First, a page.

Tom Sorensen

That time at the Masters when readers found out I was dumber than they thought

One of the best weeks on the sports calendar, and the most beautiful places to visit, is Augusta National Golf Club in Augusta, Ga., for the Masters.
One of the best weeks on the sports calendar, and the most beautiful places to visit, is Augusta National Golf Club in Augusta, Ga., for the Masters. TNS

When I came out of a nine-month newspaper retirement to return to the Observer in September I told my employers I didn’t want to travel. I love traveling, but didn’t want to go on work trips.

If I remember correctly, my employers exchanged high fives and later threw a party. I’m terrible at expense accounts. I don’t cheat, except out of guilt when I pick up part of the tab because I’m so late.

Yet there are road assignments I miss. I miss the Panthers in New Orleans, I miss the Charlotte Hornets in playoff road games and I miss the Masters, which begins Thursday.

I don’t play golf. I got a 17 on the first hole of a rainy day round, and could never get my stroke back. I have a reasonable excuse but I’ve written about it before.

I did have one final fantastic round and was under par after the front nine. A windmill blade then deflected my green ball, and I haven’t played since.

I had a chance to play Augusta National the day after the Masters. A friend had an opening in his group. But I thought about my game on that course. It would have been like running a pass pattern on Lambeau Field, shooting a jump shot at Oracle Arena or driving my car around Daytona International Speedway.

I turned down the offer and wrote about it. I thought readers would say: “Wow, you sure are selfless to give up a round at Augusta National.” Instead they said: “You’re even dumber than we thought.”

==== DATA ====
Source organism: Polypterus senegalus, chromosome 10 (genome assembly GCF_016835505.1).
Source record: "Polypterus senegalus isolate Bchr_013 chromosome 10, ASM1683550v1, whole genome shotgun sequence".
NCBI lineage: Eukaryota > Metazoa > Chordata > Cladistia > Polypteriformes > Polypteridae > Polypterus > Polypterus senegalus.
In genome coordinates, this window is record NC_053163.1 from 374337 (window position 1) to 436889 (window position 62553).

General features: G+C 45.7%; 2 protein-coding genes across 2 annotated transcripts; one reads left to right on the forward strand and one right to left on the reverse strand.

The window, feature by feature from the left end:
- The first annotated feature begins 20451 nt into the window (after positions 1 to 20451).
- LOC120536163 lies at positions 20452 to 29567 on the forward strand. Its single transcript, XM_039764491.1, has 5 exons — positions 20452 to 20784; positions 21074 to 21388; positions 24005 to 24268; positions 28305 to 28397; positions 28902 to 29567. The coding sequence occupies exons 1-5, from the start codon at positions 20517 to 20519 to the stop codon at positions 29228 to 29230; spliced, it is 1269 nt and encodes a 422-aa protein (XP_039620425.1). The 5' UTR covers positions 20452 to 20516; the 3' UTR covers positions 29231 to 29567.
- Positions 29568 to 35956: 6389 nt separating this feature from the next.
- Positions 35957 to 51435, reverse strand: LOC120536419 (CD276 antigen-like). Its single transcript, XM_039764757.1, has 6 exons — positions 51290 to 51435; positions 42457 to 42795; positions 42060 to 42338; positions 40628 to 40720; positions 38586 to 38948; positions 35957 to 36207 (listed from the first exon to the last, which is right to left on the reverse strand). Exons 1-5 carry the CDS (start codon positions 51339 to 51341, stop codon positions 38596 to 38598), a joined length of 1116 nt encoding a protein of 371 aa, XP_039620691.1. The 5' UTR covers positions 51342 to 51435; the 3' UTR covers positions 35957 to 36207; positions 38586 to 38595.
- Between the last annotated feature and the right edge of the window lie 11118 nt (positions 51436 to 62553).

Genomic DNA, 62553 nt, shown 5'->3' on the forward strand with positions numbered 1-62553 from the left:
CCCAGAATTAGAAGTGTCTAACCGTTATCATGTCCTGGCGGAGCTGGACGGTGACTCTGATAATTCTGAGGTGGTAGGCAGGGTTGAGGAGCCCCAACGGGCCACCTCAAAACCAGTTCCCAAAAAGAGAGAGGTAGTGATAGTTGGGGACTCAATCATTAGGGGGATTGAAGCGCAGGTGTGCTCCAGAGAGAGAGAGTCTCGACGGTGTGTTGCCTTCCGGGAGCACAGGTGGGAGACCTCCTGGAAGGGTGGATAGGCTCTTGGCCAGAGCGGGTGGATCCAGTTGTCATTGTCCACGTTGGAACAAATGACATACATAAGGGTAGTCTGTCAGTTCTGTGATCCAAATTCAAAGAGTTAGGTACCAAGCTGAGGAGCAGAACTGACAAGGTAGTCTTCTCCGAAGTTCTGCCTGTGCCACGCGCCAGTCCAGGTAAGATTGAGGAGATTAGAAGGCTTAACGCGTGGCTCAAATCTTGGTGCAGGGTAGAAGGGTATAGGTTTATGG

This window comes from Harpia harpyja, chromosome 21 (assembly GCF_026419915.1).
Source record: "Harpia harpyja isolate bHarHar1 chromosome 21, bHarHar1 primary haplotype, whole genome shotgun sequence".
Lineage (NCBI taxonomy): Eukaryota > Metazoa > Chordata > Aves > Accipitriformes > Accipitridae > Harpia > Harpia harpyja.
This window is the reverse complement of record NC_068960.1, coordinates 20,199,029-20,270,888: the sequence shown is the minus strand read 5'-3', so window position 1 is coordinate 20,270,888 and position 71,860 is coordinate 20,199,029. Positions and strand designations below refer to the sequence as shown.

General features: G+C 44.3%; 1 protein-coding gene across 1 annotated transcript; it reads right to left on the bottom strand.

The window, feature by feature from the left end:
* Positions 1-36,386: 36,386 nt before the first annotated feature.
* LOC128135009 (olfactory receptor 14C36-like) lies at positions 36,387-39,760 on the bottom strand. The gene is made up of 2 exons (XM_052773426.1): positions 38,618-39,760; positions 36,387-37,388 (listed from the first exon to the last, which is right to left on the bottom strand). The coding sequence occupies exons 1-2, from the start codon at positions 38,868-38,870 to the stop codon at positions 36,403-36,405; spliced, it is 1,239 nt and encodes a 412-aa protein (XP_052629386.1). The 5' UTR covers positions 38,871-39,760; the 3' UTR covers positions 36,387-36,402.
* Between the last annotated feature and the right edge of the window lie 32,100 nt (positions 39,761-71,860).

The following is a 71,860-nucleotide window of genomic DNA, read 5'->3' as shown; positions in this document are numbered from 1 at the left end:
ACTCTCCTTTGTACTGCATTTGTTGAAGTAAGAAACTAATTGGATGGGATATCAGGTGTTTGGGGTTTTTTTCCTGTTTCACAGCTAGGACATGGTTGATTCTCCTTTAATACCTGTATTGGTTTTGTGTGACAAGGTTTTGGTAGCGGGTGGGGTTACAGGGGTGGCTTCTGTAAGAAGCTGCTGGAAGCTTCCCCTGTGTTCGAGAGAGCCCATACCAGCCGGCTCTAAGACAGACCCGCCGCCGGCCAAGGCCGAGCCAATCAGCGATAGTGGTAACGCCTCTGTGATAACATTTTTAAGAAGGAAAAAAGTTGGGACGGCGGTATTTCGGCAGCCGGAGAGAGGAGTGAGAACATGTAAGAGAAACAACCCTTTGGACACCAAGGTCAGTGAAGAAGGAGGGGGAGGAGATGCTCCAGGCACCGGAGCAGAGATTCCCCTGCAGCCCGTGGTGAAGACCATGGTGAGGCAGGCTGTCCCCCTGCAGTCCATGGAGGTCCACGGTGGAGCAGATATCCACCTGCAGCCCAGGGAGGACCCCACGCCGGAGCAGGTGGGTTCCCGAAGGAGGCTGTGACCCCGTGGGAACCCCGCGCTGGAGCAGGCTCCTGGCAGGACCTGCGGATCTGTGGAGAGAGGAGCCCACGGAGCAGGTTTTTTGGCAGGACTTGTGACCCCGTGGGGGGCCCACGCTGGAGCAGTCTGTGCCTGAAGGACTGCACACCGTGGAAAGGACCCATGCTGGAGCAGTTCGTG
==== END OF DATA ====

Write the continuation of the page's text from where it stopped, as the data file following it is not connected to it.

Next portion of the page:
Fortunately, you don’t have to play golf at Augusta National, or play golf, to appreciate the Masters.

To get to Augusta National Golf Club, you pass one of the least appealing streets in the Southeast. Every chain restaurant has a franchise on Washington Road. I did an interview with John Daly in a Washington Road parking lot. He wasn’t talking to the press but I bought a $20 cap he had signed so he talked. My dog, a Boston terrier, ate most of it. I'm not saying the cap smelled like chicken wings from Hooters, once Daly's sponsor. But was the only cap the dog ever ate.

I like the intersections at which Washington Road and Augusta National meet. Washington Road is real life. Augusta National is a dream.

At my first tournament, I watched a very old man allow a piece of paper to slip through his fingers onto the ground. He paused for a moment and before the wind picked up the paper began to reach down to get it. Seconds were required for him to get all the way down there, perhaps as many as 10. But he made it. When he stood, he paused again. He put the piece of paper in his pocket and walked away.

Most of the fans who feel compelled to yell, “Get in the hole!” or even the outdated “You the man!” don’t come to the tournament. Or else they can’t get in.

The Masters is a testament to civility. Get caught with a cellphone on the course and officials will or at least can seize your tournament badge. The media is required to register their phones and can’t bring them on the course. It’s one of the great rules in all of sports.

The people who run the tournament could gouge fans if they choose. They could sell more badges and charge more for concessions. Last year an egg salad sandwich was still only $1.50, a turkey and cheese sandwich $1 more. A bottle of water was $2. Kids who set up tables on the sidewalk in front of their house charge $2. Beer was only $4.

I always went early Sunday morning to walk the course, a course much hillier than TV implies. There are no golfers then, and few people. To be encompassed by such beauty is a fantastic way to start a day.

Watching the final group on 18 is a fantastic way to end it.

Tom Sorensen is a retired Charlotte Observer columnist. Sign up for his newsletter, and follow him on Twitter: @tomsorensen

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